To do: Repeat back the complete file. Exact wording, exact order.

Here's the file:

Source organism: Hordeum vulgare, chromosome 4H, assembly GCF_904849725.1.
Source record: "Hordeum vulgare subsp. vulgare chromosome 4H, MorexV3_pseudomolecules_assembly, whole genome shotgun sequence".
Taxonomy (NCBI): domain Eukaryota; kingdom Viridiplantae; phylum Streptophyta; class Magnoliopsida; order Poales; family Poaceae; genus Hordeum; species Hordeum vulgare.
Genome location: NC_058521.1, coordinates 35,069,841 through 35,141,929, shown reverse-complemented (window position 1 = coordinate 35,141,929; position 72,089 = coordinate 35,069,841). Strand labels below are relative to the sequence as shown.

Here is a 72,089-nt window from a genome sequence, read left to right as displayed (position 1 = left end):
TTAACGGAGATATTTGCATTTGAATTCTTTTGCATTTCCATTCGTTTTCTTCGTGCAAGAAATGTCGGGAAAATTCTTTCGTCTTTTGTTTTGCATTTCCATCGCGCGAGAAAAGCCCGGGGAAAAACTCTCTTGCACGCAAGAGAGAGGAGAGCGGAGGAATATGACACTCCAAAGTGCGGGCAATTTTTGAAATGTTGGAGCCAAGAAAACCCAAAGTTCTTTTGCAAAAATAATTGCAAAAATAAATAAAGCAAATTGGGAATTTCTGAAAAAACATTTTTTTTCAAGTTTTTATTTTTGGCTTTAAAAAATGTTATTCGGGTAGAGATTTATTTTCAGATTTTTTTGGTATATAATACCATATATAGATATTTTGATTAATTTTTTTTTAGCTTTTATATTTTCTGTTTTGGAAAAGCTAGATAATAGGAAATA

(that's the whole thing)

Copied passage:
Source organism: Hordeum vulgare, chromosome 4H, assembly GCF_904849725.1.
Source record: "Hordeum vulgare subsp. vulgare chromosome 4H, MorexV3_pseudomolecules_assembly, whole genome shotgun sequence".
Taxonomy (NCBI): domain Eukaryota; kingdom Viridiplantae; phylum Streptophyta; class Magnoliopsida; order Poales; family Poaceae; genus Hordeum; species Hordeum vulgare.
Genome location: NC_058521.1, coordinates 35,069,841 through 35,141,929, shown reverse-complemented (window position 1 = coordinate 35,141,929; position 72,089 = coordinate 35,069,841). Strand labels below are relative to the sequence as shown.

Here is a 72,089-nt window from a genome sequence, read left to right as displayed (position 1 = left end):
TTAACGGAGATATTTGCATTTGAATTCTTTTGCATTTCCATTCGTTTTCTTCGTGCAAGAAATGTCGGGAAAATTCTTTCGTCTTTTGTTTTGCATTTCCATCGCGCGAGAAAAGCCCGGGGAAAAACTCTCTTGCACGCAAGAGAGAGGAGAGCGGAGGAATATGACACTCCAAAGTGCGGGCAATTTTTGAAATGTTGGAGCCAAGAAAACCCAAAGTTCTTTTGCAAAAATAATTGCAAAAATAAATAAAGCAAATTGGGAATTTCTGAAAAAACATTTTTTTTCAAGTTTTTATTTTTGGCTTTAAAAAATGTTATTCGGGTAGAGATTTATTTTCAGATTTTTTTGGTATATAATACCATATATAGATATTTTGATTAATTTTTTTTTAGCTTTTATATTTTCTGTTTTGGAAAAGCTAGATAATAGGAAATA